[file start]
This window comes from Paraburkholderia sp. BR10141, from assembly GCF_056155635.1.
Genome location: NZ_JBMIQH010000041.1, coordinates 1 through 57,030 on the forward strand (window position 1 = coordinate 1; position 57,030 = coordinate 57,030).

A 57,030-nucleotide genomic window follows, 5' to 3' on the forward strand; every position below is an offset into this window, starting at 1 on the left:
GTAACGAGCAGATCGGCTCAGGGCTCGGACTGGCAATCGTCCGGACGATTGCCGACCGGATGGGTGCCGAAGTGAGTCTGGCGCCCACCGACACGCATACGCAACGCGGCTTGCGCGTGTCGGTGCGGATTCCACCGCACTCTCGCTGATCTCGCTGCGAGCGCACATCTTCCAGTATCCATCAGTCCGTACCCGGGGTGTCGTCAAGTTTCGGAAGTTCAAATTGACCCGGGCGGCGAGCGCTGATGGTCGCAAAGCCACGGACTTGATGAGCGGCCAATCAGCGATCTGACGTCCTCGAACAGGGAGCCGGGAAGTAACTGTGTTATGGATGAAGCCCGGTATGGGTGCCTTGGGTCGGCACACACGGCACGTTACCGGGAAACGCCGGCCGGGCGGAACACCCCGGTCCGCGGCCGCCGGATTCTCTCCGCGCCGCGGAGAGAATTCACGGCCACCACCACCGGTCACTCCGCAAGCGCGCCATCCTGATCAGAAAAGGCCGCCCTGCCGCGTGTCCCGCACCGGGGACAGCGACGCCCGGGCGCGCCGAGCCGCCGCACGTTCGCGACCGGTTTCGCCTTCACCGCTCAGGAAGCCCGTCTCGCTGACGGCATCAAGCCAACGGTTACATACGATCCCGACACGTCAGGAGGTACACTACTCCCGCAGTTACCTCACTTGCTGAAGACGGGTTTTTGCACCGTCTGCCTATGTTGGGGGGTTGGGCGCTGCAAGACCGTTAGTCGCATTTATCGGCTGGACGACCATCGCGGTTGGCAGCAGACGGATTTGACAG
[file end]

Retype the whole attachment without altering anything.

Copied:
This window comes from Paraburkholderia sp. BR10141, from assembly GCF_056155635.1.
Genome location: NZ_JBMIQH010000041.1, coordinates 1 through 57,030 on the forward strand (window position 1 = coordinate 1; position 57,030 = coordinate 57,030).

A 57,030-nucleotide genomic window follows, 5' to 3' on the forward strand; every position below is an offset into this window, starting at 1 on the left:
GTAACGAGCAGATCGGCTCAGGGCTCGGACTGGCAATCGTCCGGACGATTGCCGACCGGATGGGTGCCGAAGTGAGTCTGGCGCCCACCGACACGCATACGCAACGCGGCTTGCGCGTGTCGGTGCGGATTCCACCGCACTCTCGCTGATCTCGCTGCGAGCGCACATCTTCCAGTATCCATCAGTCCGTACCCGGGGTGTCGTCAAGTTTCGGAAGTTCAAATTGACCCGGGCGGCGAGCGCTGATGGTCGCAAAGCCACGGACTTGATGAGCGGCCAATCAGCGATCTGACGTCCTCGAACAGGGAGCCGGGAAGTAACTGTGTTATGGATGAAGCCCGGTATGGGTGCCTTGGGTCGGCACACACGGCACGTTACCGGGAAACGCCGGCCGGGCGGAACACCCCGGTCCGCGGCCGCCGGATTCTCTCCGCGCCGCGGAGAGAATTCACGGCCACCACCACCGGTCACTCCGCAAGCGCGCCATCCTGATCAGAAAAGGCCGCCCTGCCGCGTGTCCCGCACCGGGGACAGCGACGCCCGGGCGCGCCGAGCCGCCGCACGTTCGCGACCGGTTTCGCCTTCACCGCTCAGGAAGCCCGTCTCGCTGACGGCATCAAGCCAACGGTTACATACGATCCCGACACGTCAGGAGGTACACTACTCCCGCAGTTACCTCACTTGCTGAAGACGGGTTTTTGCACCGTCTGCCTATGTTGGGGGGTTGGGCGCTGCAAGACCGTTAGTCGCATTTATCGGCTGGACGACCATCGCGGTTGGCAGCAGACGGATTTGACAG